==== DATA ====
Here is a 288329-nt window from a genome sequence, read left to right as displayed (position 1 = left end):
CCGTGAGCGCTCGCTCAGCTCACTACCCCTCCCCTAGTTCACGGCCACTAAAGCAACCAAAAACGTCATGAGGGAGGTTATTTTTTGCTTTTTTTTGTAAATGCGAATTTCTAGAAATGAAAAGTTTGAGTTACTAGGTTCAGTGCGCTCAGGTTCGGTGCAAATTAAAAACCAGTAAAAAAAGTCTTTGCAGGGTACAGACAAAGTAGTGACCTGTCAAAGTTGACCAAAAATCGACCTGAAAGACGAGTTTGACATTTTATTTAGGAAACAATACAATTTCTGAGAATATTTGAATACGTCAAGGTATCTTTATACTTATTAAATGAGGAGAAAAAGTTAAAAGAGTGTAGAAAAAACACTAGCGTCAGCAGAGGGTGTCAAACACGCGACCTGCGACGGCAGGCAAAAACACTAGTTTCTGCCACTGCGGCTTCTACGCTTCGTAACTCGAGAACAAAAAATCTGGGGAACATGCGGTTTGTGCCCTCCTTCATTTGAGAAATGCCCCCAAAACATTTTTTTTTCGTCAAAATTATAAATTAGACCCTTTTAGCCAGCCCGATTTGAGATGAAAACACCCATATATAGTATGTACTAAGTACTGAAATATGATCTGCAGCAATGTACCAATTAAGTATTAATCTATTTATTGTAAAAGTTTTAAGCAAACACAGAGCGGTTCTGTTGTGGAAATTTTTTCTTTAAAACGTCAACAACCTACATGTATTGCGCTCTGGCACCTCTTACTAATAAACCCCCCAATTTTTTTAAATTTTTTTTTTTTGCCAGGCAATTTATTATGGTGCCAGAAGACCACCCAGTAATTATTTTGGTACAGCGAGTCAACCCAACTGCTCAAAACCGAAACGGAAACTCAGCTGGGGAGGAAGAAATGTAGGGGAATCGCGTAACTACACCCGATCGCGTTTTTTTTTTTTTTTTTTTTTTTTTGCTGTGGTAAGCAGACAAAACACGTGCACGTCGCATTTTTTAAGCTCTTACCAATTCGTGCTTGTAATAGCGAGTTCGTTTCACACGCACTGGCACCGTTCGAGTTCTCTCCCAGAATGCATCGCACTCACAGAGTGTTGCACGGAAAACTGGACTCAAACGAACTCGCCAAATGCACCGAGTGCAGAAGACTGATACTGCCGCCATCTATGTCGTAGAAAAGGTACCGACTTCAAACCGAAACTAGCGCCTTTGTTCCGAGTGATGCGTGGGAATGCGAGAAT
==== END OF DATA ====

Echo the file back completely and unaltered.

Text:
Here is a 288329-nt window from a genome sequence, read left to right as displayed (position 1 = left end):
CCGTGAGCGCTCGCTCAGCTCACTACCCCTCCCCTAGTTCACGGCCACTAAAGCAACCAAAAACGTCATGAGGGAGGTTATTTTTTGCTTTTTTTTGTAAATGCGAATTTCTAGAAATGAAAAGTTTGAGTTACTAGGTTCAGTGCGCTCAGGTTCGGTGCAAATTAAAAACCAGTAAAAAAAGTCTTTGCAGGGTACAGACAAAGTAGTGACCTGTCAAAGTTGACCAAAAATCGACCTGAAAGACGAGTTTGACATTTTATTTAGGAAACAATACAATTTCTGAGAATATTTGAATACGTCAAGGTATCTTTATACTTATTAAATGAGGAGAAAAAGTTAAAAGAGTGTAGAAAAAACACTAGCGTCAGCAGAGGGTGTCAAACACGCGACCTGCGACGGCAGGCAAAAACACTAGTTTCTGCCACTGCGGCTTCTACGCTTCGTAACTCGAGAACAAAAAATCTGGGGAACATGCGGTTTGTGCCCTCCTTCATTTGAGAAATGCCCCCAAAACATTTTTTTTTCGTCAAAATTATAAATTAGACCCTTTTAGCCAGCCCGATTTGAGATGAAAACACCCATATATAGTATGTACTAAGTACTGAAATATGATCTGCAGCAATGTACCAATTAAGTATTAATCTATTTATTGTAAAAGTTTTAAGCAAACACAGAGCGGTTCTGTTGTGGAAATTTTTTCTTTAAAACGTCAACAACCTACATGTATTGCGCTCTGGCACCTCTTACTAATAAACCCCCCAATTTTTTTAAATTTTTTTTTTTTGCCAGGCAATTTATTATGGTGCCAGAAGACCACCCAGTAATTATTTTGGTACAGCGAGTCAACCCAACTGCTCAAAACCGAAACGGAAACTCAGCTGGGGAGGAAGAAATGTAGGGGAATCGCGTAACTACACCCGATCGCGTTTTTTTTTTTTTTTTTTTTTTTTTGCTGTGGTAAGCAGACAAAACACGTGCACGTCGCATTTTTTAAGCTCTTACCAATTCGTGCTTGTAATAGCGAGTTCGTTTCACACGCACTGGCACCGTTCGAGTTCTCTCCCAGAATGCATCGCACTCACAGAGTGTTGCACGGAAAACTGGACTCAAACGAACTCGCCAAATGCACCGAGTGCAGAAGACTGATACTGCCGCCATCTATGTCGTAGAAAAGGTACCGACTTCAAACCGAAACTAGCGCCTTTGTTCCGAGTGATGCGTGGGAATGCGAGAAT